OLEANNA (Walnut Street): 2019, meet Mamet

Sketch by Chuck Schultz and Yumna Tolaimate.
Sketch by Chuck Schultz and Yumna Tolaimate.

Landline telephone conversations aside, David Mamet’s 1992 play feels so completely current that if it was written in 2018 I’d be annoyed by how thoroughly it was exploiting the zeitgeist. You can see why Walnut Street Theatre included it in its 2018/19 Independence Studio on 3 season.

A humanities professor, John (Johnnie Hobbs, Jr.) is up for tenure and about to put a down payment on a new home in anticipation of his promotion. He meets with uncertain student Carol (Jessica Johnson), who’s struggling in his class and wants assistance: “I walk around from morning till night with this one thought: that I’m stupid.”

Sketch by Chuck Schultz and Yumna Tolaimate.
Sketch by Chuck Schultz and Yumna Tolaimate.

He seeks to mentor her (“no one thinks you’re stupid”), but over the course of their meetings, the power he holds over her becomes evident—and perhaps misunderstood. She accuses him of harassment, and eventually worse.

I remember seeing this around the turn of the millennium with Carol played as a Glenn Close-type crazy lady. A fellow audience member recounted an incident at the original Broadway run when an audience member called for John to “slap the bitch.”

In the wake of the #MeToo movement, such characterizations and reactions would be impossible—and unwelcome. Debi Marcucci’s direction sees Carol as a reasonable young woman who matures over the play (reflected in costumes by Rebecca Dwight). Her confidence and certainty unsettle and expose John, a speciously sympathetic character (a sentiment enhanced by Hobbs’s natural likability). The decision to cast two actors of color adds to Mamet’s script; we see why John would feel connected to Carol and get that they may have come from similar backgrounds.[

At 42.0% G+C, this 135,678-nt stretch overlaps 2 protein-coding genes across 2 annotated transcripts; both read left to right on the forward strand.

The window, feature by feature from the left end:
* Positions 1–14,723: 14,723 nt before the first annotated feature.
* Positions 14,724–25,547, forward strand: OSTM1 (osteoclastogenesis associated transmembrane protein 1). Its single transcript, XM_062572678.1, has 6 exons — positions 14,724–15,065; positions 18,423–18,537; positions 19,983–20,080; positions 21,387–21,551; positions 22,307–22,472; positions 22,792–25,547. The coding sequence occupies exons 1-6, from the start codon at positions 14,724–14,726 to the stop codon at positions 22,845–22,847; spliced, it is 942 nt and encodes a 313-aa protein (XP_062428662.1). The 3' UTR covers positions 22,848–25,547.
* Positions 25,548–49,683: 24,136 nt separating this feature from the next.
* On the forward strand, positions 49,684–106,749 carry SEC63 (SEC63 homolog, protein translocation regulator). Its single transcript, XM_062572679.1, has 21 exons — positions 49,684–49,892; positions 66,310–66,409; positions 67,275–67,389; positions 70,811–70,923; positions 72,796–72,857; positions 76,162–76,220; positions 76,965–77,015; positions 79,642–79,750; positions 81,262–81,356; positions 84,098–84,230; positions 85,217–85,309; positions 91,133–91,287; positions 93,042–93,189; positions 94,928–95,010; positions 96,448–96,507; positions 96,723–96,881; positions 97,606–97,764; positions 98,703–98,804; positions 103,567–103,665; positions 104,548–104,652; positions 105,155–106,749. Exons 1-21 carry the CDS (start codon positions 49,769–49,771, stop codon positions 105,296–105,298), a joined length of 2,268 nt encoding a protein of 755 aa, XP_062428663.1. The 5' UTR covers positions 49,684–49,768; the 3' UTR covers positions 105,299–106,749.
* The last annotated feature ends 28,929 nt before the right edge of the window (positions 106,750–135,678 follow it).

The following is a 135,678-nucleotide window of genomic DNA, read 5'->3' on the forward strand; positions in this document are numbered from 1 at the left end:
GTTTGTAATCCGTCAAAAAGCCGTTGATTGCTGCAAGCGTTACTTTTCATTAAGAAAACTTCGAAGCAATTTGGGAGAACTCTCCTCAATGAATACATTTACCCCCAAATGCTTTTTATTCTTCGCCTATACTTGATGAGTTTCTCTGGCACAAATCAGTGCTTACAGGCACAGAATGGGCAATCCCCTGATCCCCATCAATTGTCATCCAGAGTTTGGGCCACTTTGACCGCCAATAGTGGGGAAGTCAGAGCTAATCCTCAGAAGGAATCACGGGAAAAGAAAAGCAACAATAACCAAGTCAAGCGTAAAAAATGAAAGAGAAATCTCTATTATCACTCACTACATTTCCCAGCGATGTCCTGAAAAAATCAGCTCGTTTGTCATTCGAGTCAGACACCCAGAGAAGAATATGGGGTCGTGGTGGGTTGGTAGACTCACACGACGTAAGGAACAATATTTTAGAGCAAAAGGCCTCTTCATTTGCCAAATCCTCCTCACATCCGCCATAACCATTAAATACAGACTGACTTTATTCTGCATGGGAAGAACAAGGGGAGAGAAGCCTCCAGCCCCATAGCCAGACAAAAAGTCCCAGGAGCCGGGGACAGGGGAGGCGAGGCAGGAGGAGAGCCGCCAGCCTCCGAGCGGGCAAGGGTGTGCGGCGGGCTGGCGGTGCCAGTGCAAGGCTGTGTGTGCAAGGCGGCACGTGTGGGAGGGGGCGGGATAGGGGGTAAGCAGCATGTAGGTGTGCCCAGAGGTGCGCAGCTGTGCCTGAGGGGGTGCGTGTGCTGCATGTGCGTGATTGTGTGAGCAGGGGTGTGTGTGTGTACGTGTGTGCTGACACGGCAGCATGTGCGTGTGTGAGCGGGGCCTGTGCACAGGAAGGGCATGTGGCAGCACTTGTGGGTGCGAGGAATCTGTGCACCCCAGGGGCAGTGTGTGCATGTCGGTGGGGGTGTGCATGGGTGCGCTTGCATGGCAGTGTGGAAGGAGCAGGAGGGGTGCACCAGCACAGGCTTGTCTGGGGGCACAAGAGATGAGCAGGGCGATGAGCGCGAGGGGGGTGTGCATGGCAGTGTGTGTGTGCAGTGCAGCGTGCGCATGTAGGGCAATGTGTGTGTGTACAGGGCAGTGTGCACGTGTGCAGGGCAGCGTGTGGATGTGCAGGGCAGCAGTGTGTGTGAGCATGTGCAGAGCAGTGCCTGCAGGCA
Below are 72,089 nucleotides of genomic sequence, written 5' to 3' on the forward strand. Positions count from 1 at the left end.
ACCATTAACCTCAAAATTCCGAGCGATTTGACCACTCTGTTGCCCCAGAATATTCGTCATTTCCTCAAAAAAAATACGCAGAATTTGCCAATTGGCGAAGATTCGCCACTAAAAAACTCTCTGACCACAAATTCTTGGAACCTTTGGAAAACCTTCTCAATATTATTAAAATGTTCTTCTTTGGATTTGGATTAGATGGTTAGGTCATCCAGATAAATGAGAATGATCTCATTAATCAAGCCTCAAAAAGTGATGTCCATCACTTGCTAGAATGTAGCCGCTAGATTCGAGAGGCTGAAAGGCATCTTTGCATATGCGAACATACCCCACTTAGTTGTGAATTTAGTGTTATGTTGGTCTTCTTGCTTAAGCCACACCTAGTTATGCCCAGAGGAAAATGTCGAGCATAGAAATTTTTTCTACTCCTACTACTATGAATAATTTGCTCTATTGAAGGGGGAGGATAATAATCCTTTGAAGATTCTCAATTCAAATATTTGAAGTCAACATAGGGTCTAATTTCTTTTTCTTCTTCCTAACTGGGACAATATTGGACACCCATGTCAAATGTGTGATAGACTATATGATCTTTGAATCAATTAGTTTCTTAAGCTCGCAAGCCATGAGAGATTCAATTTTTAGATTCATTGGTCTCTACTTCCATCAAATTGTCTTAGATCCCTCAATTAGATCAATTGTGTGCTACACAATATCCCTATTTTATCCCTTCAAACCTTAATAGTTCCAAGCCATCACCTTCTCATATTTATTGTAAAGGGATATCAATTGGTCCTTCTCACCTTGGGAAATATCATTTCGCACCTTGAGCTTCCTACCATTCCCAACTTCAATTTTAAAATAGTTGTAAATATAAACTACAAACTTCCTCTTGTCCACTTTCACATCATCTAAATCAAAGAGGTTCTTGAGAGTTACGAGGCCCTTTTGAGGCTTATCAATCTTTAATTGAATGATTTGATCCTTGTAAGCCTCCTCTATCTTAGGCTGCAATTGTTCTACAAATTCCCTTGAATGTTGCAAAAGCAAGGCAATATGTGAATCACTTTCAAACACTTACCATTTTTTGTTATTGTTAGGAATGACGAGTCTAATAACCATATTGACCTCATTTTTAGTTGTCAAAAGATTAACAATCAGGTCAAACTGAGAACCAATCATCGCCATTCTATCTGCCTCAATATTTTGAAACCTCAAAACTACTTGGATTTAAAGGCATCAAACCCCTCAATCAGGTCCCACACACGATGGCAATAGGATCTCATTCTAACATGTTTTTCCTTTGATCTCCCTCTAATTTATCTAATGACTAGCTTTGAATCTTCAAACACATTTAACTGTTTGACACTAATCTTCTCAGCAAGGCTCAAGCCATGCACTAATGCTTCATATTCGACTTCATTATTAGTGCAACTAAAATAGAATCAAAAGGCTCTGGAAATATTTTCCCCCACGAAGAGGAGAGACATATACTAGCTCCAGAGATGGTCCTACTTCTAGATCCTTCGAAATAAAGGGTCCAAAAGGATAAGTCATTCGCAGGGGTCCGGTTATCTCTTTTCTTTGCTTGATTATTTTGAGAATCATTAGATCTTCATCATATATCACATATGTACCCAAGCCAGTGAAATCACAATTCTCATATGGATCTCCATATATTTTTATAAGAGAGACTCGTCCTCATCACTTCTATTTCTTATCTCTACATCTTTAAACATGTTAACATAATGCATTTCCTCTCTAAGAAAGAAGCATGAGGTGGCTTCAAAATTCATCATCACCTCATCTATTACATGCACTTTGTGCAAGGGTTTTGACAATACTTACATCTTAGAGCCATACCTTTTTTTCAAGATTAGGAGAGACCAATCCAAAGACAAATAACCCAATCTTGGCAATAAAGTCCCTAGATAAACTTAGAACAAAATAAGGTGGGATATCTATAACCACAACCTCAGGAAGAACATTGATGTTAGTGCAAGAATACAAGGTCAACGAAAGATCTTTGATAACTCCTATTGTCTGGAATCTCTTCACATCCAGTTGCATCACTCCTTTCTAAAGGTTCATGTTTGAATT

Sketch by Chuck Schultz and Yumna Tolaimate.
Set by Roman Tatarowicz. Sketch by Chuck Schultz and Yumna Tolaimate.

Hobbs and Johnson mostly capture the rhythm of Mamet’s realistic dialog, though Hobbs’s one-way phone conversations feel unconvincing. The confines of the Walnut’s third floor space mean we spend much of the play with partial view and blocking options are limited, though this doesn’t explain Marcucci’s decision to underplay the physical interaction between the characters.

The crux of the play rests on how we interpret that physical interaction. Carol’s interpretation, encouraged by unseen advisers, threaten everything John has worked for. But “what have you worked for?” Carol asks and answers: “power.”

John’s exercise of a power he’s unwilling to acknowledge gives Mamet’s complex, compelling play its harrowing ending.

“Yes, that’s right.”

[Walnut Street Theatre Independence Studio on 3, 825 Walnut Street] January 15-February 17, 2019; walnutstreettheatre.org

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